The prevalence and uniformity of this quasi-commercial product might be further exacerbated by what Birnbaum describes as an unequal playing field in which smaller exhibitors must battle with large corporate chains for quality films. It’s something he “always hopes people talk about” and keeps him on his toes as an advocate for independent theaters in what he calls the ongoing battle for power and fighting hegemony. “You’ve got two challenges there: you have the studio system and the major exhibition chains. And many of these theaters that I represent, and others that I don’t have anything to do with, find themselves in the same position of fighting an uphill battle of going against some major chain with buying power. Although block booking is technically not legal there are always ways in which both distributors and exhibitors can subtly circumvent it without articulating it explicitly in their booking conversations. An independent theater does not have the same access to product that a commercial theater is afforded and it puts them at a great disadvantage. This is not necessarily a new subject or theme; it’s obviously been going on since the Paramount Decree. But to me it’s something that always needs to be in discussion because it’s a critical issue that continues to be an issue that plagues our industry. It’s one I’m passionate about because I don’t believe in any anti-competitive practices in business in the United States.”
But the landscape’s volatility has in some ways deterred risk-averse programming strategies and encouraged exhibitors to increasingly brand themselves through strong community and event-based programming. Birnbaum cites the Enzian Theater in Orlando, which thrives even when it runs small titles like Best of Enemies and Tangerine, and despite being near a multiplex. “Not only are they able to go out of the box with the audience they cultivated and play smaller scale movies and have success literally just because they show it…their brand equity is so strong people go just because it’s playing at the Enzian.” Multiple theaters Birnbaum works with have recently found success with national theater and cult classic programming. Well-produced event-based programming continues to build audiences as well, including at the Avon Theatre with “the aptly named Documentary Night,” scheduled on a weeknight. Combining conversation, grassroots outreach, and partnerships with local organizations has allowed the Avon “to get off the track of whatever’s being fed to us by the studio system, which on almost any given Wednesday of the year is going to reap very little at the box office,” Birnbaum said.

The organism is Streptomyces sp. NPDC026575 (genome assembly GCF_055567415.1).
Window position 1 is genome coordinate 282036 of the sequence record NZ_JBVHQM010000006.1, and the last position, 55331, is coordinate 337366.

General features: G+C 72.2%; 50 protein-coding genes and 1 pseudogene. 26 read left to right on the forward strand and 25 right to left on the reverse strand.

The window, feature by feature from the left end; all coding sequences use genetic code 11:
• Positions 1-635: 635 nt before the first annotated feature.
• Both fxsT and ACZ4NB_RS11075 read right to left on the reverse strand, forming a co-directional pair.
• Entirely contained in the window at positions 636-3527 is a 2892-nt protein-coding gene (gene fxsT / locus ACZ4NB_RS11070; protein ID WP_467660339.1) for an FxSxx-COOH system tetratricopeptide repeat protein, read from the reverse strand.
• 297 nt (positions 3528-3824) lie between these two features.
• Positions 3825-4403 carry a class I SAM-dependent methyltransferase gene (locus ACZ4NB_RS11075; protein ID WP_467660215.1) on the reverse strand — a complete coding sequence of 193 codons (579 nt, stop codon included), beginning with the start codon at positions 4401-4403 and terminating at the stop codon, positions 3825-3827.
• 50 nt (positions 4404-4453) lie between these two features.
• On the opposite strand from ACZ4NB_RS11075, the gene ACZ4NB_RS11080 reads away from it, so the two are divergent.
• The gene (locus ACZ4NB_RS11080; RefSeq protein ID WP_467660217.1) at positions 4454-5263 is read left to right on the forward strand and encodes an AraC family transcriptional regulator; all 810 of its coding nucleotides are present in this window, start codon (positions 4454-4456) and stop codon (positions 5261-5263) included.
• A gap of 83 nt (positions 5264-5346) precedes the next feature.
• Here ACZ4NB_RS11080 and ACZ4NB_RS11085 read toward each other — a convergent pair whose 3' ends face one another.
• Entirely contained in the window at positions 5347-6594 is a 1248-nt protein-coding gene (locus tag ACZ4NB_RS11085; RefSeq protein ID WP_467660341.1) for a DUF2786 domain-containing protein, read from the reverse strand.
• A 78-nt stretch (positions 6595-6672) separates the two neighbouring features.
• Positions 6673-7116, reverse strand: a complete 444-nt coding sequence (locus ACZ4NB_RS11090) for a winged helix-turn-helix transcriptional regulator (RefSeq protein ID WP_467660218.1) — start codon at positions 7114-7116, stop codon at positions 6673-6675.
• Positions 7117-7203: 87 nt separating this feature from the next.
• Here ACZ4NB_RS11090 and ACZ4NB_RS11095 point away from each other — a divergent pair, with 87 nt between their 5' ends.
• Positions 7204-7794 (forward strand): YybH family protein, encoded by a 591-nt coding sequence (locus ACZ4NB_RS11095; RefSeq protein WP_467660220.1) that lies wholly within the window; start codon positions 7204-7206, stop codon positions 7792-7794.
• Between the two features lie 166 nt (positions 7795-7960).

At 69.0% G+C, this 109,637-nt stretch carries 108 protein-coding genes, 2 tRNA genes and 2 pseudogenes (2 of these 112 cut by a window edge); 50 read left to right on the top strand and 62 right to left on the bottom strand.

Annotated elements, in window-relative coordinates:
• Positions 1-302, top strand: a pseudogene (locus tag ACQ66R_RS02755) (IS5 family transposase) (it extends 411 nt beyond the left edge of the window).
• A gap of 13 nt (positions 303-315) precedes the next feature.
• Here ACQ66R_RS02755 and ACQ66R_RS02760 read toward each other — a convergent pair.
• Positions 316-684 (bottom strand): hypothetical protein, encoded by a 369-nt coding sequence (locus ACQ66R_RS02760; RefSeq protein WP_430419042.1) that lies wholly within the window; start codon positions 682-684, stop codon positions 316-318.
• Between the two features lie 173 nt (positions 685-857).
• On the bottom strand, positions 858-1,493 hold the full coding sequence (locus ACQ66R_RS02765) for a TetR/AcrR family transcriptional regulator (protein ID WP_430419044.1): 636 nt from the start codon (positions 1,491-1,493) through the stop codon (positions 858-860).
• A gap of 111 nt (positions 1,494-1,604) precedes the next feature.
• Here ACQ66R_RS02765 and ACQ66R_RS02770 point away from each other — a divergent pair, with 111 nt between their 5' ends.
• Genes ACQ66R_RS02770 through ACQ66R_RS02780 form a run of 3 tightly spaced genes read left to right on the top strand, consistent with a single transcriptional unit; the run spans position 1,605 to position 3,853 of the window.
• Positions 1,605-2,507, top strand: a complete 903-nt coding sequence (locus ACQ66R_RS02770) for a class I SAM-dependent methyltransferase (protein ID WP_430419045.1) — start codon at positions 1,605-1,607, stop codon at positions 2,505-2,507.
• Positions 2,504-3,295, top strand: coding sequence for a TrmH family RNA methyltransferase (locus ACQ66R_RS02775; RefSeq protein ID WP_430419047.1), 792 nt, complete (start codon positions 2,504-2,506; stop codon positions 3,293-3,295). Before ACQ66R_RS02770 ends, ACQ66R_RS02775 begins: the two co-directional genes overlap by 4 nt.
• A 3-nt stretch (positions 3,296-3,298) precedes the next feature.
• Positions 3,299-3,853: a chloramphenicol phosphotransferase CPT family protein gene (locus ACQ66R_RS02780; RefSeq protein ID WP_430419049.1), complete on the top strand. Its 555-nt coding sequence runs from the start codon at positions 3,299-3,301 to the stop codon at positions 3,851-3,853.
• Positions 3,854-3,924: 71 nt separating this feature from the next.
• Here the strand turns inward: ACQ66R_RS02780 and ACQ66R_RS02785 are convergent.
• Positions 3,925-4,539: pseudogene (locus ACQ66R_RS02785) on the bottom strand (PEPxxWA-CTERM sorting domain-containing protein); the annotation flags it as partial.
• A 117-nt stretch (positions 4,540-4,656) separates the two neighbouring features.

Birnbaum also reaffirms another detectable trend in art house audiences: it’s not getting any younger. “What worries me is the anecdotal evidence that’s shared with me throughout the circuit of most of the theaters I book. With rare exception, younger people are simply not going to art houses. I always hear the stories, particularly from people in this business who are decades older than me–they’ll lament that when they were in college the big thing to do was you’d go to the art house movie with your friends, or even in high school. That’s sort of left the general culture it seems with only a few locations in the country as the rare exceptions. Maybe New York is still that way or San Fran.” He advises exhibitors to contemplate the question of the future seriously. “On the side of exhibition, I’m trying to think about and potentially spend dollars chasing after a younger audience in any way that I can because we do have to think about the future and we’re not going to be able to rely on an audience that is getting older. We have to try to stretch our demographic wings, so to speak.”